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Insurers can now talk to cars in policy launch for Tesla drivers

Sam Barker
By Miles launches deal that syncs up to Tesla computers and is cheaper than traditional insurance - REUTERS

Insurers can now communicate directly with cars with the launch of a new policy covering Teslas, and which is targeted at low mileage drivers.

Tesla cars are almost all electric, connect to the internet and can do a limited amount of driving with no need for a human, such as parking themselves. The high-profile vehicle company is led by eccentric billionaire Elon Musk.

But despite their space-age vehicles, Tesla drivers have had to rely on insurance that was much more old fashioned, and no insurer has yet managed to sync up to the cars’ computers.

Now, owners of the cars can connect their vehicles automatically to insurer La Parisienne Assurances, through policies sold by By Miles, a broker.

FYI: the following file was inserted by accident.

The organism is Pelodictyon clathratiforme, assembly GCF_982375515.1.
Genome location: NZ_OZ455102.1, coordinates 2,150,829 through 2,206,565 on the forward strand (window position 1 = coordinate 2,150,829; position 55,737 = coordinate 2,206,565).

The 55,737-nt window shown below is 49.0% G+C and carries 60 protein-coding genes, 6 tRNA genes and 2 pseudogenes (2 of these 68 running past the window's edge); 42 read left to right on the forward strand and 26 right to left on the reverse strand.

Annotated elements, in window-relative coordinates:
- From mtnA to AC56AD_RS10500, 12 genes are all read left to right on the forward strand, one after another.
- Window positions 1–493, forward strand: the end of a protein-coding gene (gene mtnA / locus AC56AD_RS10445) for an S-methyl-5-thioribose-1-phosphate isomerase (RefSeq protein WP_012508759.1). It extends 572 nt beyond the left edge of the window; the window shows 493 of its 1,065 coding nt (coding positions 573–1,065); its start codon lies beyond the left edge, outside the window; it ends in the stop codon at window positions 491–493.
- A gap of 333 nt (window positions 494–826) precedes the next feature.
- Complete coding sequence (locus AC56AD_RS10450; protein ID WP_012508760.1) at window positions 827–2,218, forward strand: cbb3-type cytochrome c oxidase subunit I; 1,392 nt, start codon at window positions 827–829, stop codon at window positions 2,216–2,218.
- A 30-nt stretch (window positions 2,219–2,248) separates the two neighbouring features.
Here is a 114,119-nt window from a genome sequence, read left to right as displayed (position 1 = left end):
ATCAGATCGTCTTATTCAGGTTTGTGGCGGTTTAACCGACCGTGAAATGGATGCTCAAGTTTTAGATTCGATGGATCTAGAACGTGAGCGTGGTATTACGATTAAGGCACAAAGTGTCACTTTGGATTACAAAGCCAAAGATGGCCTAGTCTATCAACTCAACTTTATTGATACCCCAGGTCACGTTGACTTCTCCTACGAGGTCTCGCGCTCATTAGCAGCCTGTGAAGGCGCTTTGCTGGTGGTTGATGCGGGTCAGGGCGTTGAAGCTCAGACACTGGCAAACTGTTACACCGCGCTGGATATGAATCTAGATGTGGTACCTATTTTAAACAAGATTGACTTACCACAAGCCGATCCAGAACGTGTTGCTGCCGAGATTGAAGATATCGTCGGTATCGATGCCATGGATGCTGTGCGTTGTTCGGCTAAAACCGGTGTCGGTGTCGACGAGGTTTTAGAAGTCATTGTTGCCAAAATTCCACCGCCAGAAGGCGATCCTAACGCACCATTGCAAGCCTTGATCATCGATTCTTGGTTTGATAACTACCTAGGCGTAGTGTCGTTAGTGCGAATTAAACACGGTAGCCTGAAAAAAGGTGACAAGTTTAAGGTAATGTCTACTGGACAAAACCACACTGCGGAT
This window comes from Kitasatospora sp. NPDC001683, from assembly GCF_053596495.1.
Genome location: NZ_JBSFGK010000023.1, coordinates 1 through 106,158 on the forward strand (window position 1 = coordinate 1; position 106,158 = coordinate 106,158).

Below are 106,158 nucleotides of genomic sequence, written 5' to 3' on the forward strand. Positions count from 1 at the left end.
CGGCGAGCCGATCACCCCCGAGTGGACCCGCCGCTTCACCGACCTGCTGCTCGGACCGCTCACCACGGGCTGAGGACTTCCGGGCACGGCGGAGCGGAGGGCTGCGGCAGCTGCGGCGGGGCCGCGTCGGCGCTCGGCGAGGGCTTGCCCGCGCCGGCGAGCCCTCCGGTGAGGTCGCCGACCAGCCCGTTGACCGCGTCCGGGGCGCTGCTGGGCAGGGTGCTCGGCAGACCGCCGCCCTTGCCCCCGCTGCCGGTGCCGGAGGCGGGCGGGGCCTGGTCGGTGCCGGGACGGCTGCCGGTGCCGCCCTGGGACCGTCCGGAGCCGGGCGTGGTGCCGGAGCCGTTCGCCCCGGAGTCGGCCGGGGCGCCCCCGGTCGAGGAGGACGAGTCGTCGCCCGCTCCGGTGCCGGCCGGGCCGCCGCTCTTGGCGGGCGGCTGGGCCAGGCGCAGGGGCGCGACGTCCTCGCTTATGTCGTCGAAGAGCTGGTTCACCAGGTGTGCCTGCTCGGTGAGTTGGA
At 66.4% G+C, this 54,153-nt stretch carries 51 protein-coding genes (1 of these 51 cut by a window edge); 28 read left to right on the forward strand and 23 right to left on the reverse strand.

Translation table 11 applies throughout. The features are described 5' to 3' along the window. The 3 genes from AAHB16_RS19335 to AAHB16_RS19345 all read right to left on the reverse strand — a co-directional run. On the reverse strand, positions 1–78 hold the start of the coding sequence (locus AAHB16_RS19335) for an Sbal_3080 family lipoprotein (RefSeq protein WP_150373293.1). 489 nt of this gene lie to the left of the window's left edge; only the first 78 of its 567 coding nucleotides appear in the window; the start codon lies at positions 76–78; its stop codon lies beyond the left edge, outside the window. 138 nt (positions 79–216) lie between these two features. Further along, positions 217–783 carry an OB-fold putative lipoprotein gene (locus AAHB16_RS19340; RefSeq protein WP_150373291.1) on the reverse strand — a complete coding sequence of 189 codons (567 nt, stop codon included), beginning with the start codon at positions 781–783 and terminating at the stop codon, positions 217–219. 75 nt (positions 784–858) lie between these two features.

The policies record a car’s mileage, then calculate a monthly premium based on how far the vehicle has been driven. Motorists can keep track of their insurance through a smartphone app, with no need for any telematics black boxes to be installed in the car.

Traditional insurers have given short thrift to Tesla drivers, who pay above-average premiums and have limited choice.

Only 12 car insurance firms out of 617 offer Tesla insurance, and three of the ones that do are part of Admiral, according to Comparethemarket.com, a price comparison website. 

A 32-year-old driver of a Tesla model 3 doing 4,000 miles a year would pay around £679 with By Miles cover, compared to the best rival quote of £1,246 from insurer Churchill.

The By Miles policy will also pay out if Tesla charging cables or batteries are damaged or stolen, which most conventional car insurance would exclude.

The average British car covers 7,800 miles a year, and By Miles said it is targeting “lower mileage” Tesla drivers with the new policy.

If a Tesla owner clocks up more than 7,000 miles on a By Miles policy, then the price will be similar to a traditional car insurance deal.

James Blackham, of By Miles, said insurers would eventually be able to use even more data from cars’ on-board computers to underwrite.

“There is a lot of data available from connected cars,” he said. “A mileometer is just the beginning of what you can use.”

Next steps for insurers could be monitoring the temperature to make sure motorists drive safely in icy conditions, and checking seat sensors so that passengers do not forget to wear seatbelts.